The upcoming release of Skyrim’s Anniversary Edition could end up hurting the game’s modding scene, and will likely mean a considerable amount of work for modders on the game.
If you’ve been adding mods to your version of Skyrim over the years, then it’s quite likely that you might have come across the Skyrim Script Extender (SKSE) plugin, which is used to help run a number of different popular mods for the game. It’s also likely that you’ll have adjusted your update settings for the game on Steam and use a separate mod manager to launch the game. If you don’t do this, then there’s a risk that the SKSE can break every time that the Bethesda Creation Club receives a new update.
As reported by PC Gamer, when Skyrim’s Anniversary Edition launches next month, copies purchased by players will not only include the Special Edition version of the game, but also all of the mods currently included in the Creation Club and more. However, unlike previous iterations of Skyrim that have come as new releases, Skyrim’s Anniversary Edition will instead come as an update for the existing game – a factor that is likely to cause huge problems for a range of the mods currently using the SKSE and other similar plugins.
The main reason that this comes as an issue is because as part of its update, Bethesda has made the decision to change up the game’s compiler from the 2015 version of Visual Studios to its 2019 counterpart. As SKSE developer, extrwi notes, this will cause problems for the modding community because it “changes the way that the code is generated in a way that forces mod developers to start from scratch finding functions and writing hooks.”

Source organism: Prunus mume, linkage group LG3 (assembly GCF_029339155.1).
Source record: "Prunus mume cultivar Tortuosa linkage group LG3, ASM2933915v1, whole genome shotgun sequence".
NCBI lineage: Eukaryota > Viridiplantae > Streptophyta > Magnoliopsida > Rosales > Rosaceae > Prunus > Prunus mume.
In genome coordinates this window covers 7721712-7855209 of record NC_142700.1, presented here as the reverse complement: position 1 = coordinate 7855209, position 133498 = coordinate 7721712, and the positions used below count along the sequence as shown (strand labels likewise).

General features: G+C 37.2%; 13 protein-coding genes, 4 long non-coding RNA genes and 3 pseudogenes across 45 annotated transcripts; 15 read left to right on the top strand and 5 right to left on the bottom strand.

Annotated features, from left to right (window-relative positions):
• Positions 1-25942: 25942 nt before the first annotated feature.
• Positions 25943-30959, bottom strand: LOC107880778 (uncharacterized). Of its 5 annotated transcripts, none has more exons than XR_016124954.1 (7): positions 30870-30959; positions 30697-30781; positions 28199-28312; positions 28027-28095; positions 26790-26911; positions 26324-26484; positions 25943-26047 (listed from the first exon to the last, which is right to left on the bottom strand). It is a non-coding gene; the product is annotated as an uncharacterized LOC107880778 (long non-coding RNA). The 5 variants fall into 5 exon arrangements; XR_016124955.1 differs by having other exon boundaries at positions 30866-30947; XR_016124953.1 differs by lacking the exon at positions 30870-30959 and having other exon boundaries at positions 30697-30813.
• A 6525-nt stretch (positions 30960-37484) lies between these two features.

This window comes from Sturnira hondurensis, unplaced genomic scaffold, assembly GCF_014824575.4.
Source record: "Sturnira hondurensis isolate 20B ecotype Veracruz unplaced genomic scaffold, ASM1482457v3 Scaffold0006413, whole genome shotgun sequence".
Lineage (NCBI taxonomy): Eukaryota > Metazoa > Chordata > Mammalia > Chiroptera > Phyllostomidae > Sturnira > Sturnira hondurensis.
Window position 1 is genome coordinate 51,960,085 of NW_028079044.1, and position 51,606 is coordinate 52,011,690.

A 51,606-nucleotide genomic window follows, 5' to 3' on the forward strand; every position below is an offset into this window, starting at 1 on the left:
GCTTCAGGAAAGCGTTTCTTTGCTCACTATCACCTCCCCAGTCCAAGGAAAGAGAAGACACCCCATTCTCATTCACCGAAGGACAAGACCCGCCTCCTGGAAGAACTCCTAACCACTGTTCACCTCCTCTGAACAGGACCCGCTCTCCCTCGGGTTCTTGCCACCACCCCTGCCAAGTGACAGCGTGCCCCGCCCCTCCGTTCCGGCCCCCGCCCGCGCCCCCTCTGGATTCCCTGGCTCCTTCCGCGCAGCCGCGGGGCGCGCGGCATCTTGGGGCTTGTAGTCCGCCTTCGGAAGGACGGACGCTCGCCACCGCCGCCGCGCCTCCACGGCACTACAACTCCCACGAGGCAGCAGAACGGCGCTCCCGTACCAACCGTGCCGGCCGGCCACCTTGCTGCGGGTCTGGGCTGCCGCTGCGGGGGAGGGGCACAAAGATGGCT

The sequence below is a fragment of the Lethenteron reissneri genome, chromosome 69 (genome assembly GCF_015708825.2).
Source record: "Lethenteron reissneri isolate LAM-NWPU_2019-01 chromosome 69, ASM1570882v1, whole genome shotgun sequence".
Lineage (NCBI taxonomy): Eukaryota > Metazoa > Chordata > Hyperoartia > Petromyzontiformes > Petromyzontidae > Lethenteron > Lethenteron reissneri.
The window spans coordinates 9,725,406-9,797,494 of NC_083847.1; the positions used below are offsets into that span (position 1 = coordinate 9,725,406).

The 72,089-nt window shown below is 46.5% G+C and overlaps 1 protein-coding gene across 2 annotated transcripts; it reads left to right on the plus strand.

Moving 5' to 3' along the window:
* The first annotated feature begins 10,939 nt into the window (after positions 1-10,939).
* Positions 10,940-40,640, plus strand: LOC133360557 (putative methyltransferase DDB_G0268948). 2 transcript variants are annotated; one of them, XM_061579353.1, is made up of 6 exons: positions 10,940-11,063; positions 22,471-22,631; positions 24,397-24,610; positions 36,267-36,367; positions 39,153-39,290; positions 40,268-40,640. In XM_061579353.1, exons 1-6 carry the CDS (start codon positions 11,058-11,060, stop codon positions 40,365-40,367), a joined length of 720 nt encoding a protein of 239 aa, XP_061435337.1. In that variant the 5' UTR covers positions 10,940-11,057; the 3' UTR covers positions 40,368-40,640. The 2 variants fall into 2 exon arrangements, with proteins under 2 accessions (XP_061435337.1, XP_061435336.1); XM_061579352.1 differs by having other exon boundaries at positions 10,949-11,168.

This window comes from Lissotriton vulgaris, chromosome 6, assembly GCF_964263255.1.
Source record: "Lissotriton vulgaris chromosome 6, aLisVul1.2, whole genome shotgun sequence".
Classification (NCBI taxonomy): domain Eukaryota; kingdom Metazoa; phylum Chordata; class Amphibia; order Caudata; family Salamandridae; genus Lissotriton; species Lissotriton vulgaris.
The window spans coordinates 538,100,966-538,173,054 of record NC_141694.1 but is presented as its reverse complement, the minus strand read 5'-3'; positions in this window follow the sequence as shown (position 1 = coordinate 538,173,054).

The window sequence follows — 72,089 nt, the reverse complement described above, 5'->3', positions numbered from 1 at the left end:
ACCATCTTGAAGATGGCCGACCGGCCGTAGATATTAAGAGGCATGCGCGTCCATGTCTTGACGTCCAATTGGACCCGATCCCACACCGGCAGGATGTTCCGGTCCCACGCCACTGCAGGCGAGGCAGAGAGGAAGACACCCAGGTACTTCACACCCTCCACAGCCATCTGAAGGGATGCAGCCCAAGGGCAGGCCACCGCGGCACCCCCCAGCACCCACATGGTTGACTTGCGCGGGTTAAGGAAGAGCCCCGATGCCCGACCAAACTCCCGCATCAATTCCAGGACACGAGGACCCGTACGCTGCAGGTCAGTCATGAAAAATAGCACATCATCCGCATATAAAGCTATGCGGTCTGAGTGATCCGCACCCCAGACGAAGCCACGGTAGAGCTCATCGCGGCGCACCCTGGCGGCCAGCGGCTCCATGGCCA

Skyrim’s modding community has been pretty incredible over the last few years, but in that time a number of modders have moved onto new projects. The upshot is that, once a popular mod breaks, it’s possible no one will be able to fix it. “Doing this work takes a reasonable amount of time for each plugin,” explains extrwi.
“I can probably sit there over a few nights and bang out an updated version of SKSE, but my main concern is for the rest of the plugins out there. The plugin ecosystem has been around long enough that people have moved on, and code is left unmaintained. Effectively everyone who has written a native code plugin will need to do at least some amount of work to support AE. This realistically means that the native code mod scene is going to be broken for an unknown length of time after AE’s release.”
The developer recommended that those using mods within the game should back up their executables of the game now and disable updates in Steam before the Anniversary Edition launches on November 11.
For more from the Skyrim modding community make sure to check out our interview with the modders behind the Skyrim mod aiming to make the version of Oblivion Bethesda couldn’t in 2006.
Jared Moore is a freelance writer for IGN. You can follow him on Twitter.